Quilt created to show love and
support for Chatfield kindergartner
Tuesday, April 15, 2014 4:19 AM
"Eide do anything for Caleb."
Members of the kindergarten class wear “Eide Do Anything for Caleb” shirts in support of their classmate, Caleb Eide. SUBMITTED PHOTO
Even get messy.
"They loved painting their hands and getting messy, while realizing it would turn into something much bigger, and something very special they could give to Caleb!" said Chatfield Elementary kindergarten teacher Krissy Overland.
She explained it took a class, a local quilter and business owner to create a special quilt for classmate Caleb Eide, who's currently receiving treatment for leukemia.
Chatfield grandma Maureen Ruskell offered a hand and a month of stitches to make the quilt happen. Her grandson, Sam, a kindergartner, learned of Caleb's diagnosis in school just days after Caleb and his mother arrived at Saint Marys Hospital in Rochester to undergo treatment for leukemia.
Ruskell decided the following weekend that something should be done to let the students share with Caleb exactly how much he is loved. She dug out some quilting magazines, searched for a template that featured people holding hands, then chose fabrics in primary colors because he's a kindergartner.
She chose to border the quilt with blocks that each of Overland's students could handprint and sign - which they did quite enthusiastically with help from Sam's mom, Maggie. Then Ruskell pieced the backing of the quilt using a copy of a class picture, a letter from the class, another note from Overland and the classroom aides.
She added a personal note from herself and Chosen Valley Threads owner Lisa Vaupel, who donated the embroidery for the project.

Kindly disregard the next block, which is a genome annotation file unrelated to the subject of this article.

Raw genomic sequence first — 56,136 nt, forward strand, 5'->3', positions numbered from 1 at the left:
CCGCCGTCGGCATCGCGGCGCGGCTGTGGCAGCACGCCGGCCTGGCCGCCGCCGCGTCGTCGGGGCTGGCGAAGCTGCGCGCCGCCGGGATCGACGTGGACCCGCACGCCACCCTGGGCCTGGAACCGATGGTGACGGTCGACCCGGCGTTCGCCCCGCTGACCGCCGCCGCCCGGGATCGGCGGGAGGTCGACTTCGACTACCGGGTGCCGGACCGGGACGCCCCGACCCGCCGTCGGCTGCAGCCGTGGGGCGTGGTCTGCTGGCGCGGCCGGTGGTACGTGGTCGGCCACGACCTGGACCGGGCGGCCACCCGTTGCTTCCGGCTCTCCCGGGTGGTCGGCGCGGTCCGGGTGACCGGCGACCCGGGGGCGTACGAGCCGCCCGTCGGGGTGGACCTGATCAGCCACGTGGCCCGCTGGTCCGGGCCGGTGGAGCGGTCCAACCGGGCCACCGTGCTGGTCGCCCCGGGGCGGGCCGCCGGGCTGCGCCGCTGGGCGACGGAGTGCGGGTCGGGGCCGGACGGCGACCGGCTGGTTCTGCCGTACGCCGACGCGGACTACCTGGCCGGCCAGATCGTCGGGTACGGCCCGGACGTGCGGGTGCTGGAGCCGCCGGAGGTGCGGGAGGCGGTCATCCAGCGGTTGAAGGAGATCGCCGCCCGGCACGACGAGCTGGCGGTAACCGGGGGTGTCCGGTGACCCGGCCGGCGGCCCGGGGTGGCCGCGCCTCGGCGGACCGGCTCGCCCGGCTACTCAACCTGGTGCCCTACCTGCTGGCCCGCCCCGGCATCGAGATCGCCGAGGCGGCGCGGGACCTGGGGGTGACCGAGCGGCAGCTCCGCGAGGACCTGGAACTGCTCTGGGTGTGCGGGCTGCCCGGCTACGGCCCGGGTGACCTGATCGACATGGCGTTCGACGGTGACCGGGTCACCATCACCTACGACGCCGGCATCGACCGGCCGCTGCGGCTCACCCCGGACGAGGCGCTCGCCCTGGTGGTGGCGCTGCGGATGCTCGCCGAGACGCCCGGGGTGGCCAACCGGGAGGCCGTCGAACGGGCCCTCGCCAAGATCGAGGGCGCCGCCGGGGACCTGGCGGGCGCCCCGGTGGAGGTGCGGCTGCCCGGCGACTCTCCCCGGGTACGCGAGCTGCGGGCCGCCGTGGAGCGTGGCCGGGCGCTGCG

Ruskell sent the top of the quilt and the back to be machine quilted, which was paid for through donations given by the class. Once she had finished the edges, she brought it back to the class on March 24, and asked the students to draw faces on the quilted people.
Finally, the quilt was presented to Caleb, who was "pretty quiet" but showed a smile of appreciation.
Ruskell noted that she included a block for Caleb to handprint and sign for himself so that one day, he might compare his hand to its size when he was in kindergarten.
Overland said her kindergartners were so very pleased to have the opportunity to make the personalized quilt for Caleb because he's been gone since mid-February. She said her students have been missing him and he's been missing them.
Caleb has just recently begun to come to school for half days, staying the entire day if he's feeling well and doesn't have any doctor appointments.
They were especially pleased to be able to actually give him their creation. Overland stated, "Maureen brought the finished quilt in on Monday, March 24. Caleb had just arrived home from the hospital the previous weekend and was able to come in for a few minutes at the end of the day to take his picture with the class and the quilt."
Ruskell pointed out the quilt is not meant to be hung on a wall or folded neatly tucked away in a drawer, even though it might barely survive his childhood as a memento of being wrapped in love.
"We want him to use the quilt, get it dirty, wash it, use it again, get it dirty, wash it again," she added.
Overland commended Ruskell's thoughtfulness and talent. "Maureen is so talented and did a fabulous job with the quilt! She put so much time, thought, and energy into it, and we couldn't be happier with the way it turned out."
Not only did the students wrap Caleb in a handmade hug, but they also donned orange and stood out for him, as Overland related that support for Caleb and his mom, Crystal, is ongoing as the 6-year-old recovers.
"We all put on our orange 'Eide Do Anything for Caleb' t-shirts and took our picture in front of the school," Overland said as just another example of how much the students missed their classmate and support him through his treatments.